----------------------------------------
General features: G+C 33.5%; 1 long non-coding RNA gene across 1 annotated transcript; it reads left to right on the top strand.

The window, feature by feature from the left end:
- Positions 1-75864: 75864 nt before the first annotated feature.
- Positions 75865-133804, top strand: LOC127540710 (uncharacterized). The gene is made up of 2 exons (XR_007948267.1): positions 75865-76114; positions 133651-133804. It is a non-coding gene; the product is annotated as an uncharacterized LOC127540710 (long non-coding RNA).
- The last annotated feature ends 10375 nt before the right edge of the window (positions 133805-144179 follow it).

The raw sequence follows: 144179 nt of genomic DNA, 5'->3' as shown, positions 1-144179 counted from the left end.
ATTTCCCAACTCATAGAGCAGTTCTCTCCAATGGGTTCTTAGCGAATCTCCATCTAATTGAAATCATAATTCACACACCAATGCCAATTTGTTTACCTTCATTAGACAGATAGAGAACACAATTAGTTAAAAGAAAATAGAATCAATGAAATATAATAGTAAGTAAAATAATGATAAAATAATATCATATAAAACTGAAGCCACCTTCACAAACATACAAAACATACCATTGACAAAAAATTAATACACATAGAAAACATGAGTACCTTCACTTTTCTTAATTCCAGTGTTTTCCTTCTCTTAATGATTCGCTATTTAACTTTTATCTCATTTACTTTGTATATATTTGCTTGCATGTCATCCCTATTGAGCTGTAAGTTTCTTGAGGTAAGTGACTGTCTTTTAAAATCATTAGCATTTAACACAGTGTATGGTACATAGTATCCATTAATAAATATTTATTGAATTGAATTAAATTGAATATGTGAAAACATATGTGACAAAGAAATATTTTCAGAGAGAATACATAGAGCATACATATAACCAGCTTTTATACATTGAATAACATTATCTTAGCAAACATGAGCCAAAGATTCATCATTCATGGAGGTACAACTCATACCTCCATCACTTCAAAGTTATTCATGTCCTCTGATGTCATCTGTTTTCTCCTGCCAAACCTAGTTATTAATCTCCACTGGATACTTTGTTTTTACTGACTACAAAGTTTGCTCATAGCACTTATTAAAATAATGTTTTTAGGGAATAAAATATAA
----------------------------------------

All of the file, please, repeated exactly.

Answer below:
General features: G+C 33.5%; 1 long non-coding RNA gene across 1 annotated transcript; it reads left to right on the top strand.

The window, feature by feature from the left end:
- Positions 1-75864: 75864 nt before the first annotated feature.
- Positions 75865-133804, top strand: LOC127540710 (uncharacterized). The gene is made up of 2 exons (XR_007948267.1): positions 75865-76114; positions 133651-133804. It is a non-coding gene; the product is annotated as an uncharacterized LOC127540710 (long non-coding RNA).
- The last annotated feature ends 10375 nt before the right edge of the window (positions 133805-144179 follow it).

The raw sequence follows: 144179 nt of genomic DNA, 5'->3' as shown, positions 1-144179 counted from the left end.
ATTTCCCAACTCATAGAGCAGTTCTCTCCAATGGGTTCTTAGCGAATCTCCATCTAATTGAAATCATAATTCACACACCAATGCCAATTTGTTTACCTTCATTAGACAGATAGAGAACACAATTAGTTAAAAGAAAATAGAATCAATGAAATATAATAGTAAGTAAAATAATGATAAAATAATATCATATAAAACTGAAGCCACCTTCACAAACATACAAAACATACCATTGACAAAAAATTAATACACATAGAAAACATGAGTACCTTCACTTTTCTTAATTCCAGTGTTTTCCTTCTCTTAATGATTCGCTATTTAACTTTTATCTCATTTACTTTGTATATATTTGCTTGCATGTCATCCCTATTGAGCTGTAAGTTTCTTGAGGTAAGTGACTGTCTTTTAAAATCATTAGCATTTAACACAGTGTATGGTACATAGTATCCATTAATAAATATTTATTGAATTGAATTAAATTGAATATGTGAAAACATATGTGACAAAGAAATATTTTCAGAGAGAATACATAGAGCATACATATAACCAGCTTTTATACATTGAATAACATTATCTTAGCAAACATGAGCCAAAGATTCATCATTCATGGAGGTACAACTCATACCTCCATCACTTCAAAGTTATTCATGTCCTCTGATGTCATCTGTTTTCTCCTGCCAAACCTAGTTATTAATCTCCACTGGATACTTTGTTTTTACTGACTACAAAGTTTGCTCATAGCACTTATTAAAATAATGTTTTTAGGGAATAAAATATAA